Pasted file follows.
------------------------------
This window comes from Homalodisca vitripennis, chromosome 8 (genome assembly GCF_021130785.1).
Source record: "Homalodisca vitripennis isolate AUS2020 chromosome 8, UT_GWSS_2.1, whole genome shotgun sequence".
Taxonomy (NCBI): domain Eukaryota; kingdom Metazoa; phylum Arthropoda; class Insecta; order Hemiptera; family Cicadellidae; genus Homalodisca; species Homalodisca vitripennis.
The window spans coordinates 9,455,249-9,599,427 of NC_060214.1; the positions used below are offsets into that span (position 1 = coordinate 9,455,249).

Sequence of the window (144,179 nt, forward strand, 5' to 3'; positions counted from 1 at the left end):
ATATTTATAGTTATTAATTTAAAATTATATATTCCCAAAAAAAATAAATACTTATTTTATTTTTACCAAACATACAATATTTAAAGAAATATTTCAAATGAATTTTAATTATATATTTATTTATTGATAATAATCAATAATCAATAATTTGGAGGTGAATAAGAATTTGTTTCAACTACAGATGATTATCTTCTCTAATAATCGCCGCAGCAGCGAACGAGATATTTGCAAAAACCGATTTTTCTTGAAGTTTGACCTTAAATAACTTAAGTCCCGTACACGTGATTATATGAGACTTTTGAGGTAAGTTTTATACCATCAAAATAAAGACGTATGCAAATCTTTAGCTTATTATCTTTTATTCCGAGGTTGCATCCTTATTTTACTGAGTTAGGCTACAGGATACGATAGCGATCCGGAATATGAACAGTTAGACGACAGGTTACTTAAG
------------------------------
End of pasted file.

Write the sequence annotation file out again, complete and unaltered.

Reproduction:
This window comes from Homalodisca vitripennis, chromosome 8 (genome assembly GCF_021130785.1).
Source record: "Homalodisca vitripennis isolate AUS2020 chromosome 8, UT_GWSS_2.1, whole genome shotgun sequence".
Taxonomy (NCBI): domain Eukaryota; kingdom Metazoa; phylum Arthropoda; class Insecta; order Hemiptera; family Cicadellidae; genus Homalodisca; species Homalodisca vitripennis.
The window spans coordinates 9,455,249-9,599,427 of NC_060214.1; the positions used below are offsets into that span (position 1 = coordinate 9,455,249).

Sequence of the window (144,179 nt, forward strand, 5' to 3'; positions counted from 1 at the left end):
ATATTTATAGTTATTAATTTAAAATTATATATTCCCAAAAAAAATAAATACTTATTTTATTTTTACCAAACATACAATATTTAAAGAAATATTTCAAATGAATTTTAATTATATATTTATTTATTGATAATAATCAATAATCAATAATTTGGAGGTGAATAAGAATTTGTTTCAACTACAGATGATTATCTTCTCTAATAATCGCCGCAGCAGCGAACGAGATATTTGCAAAAACCGATTTTTCTTGAAGTTTGACCTTAAATAACTTAAGTCCCGTACACGTGATTATATGAGACTTTTGAGGTAAGTTTTATACCATCAAAATAAAGACGTATGCAAATCTTTAGCTTATTATCTTTTATTCCGAGGTTGCATCCTTATTTTACTGAGTTAGGCTACAGGATACGATAGCGATCCGGAATATGAACAGTTAGACGACAGGTTACTTAAG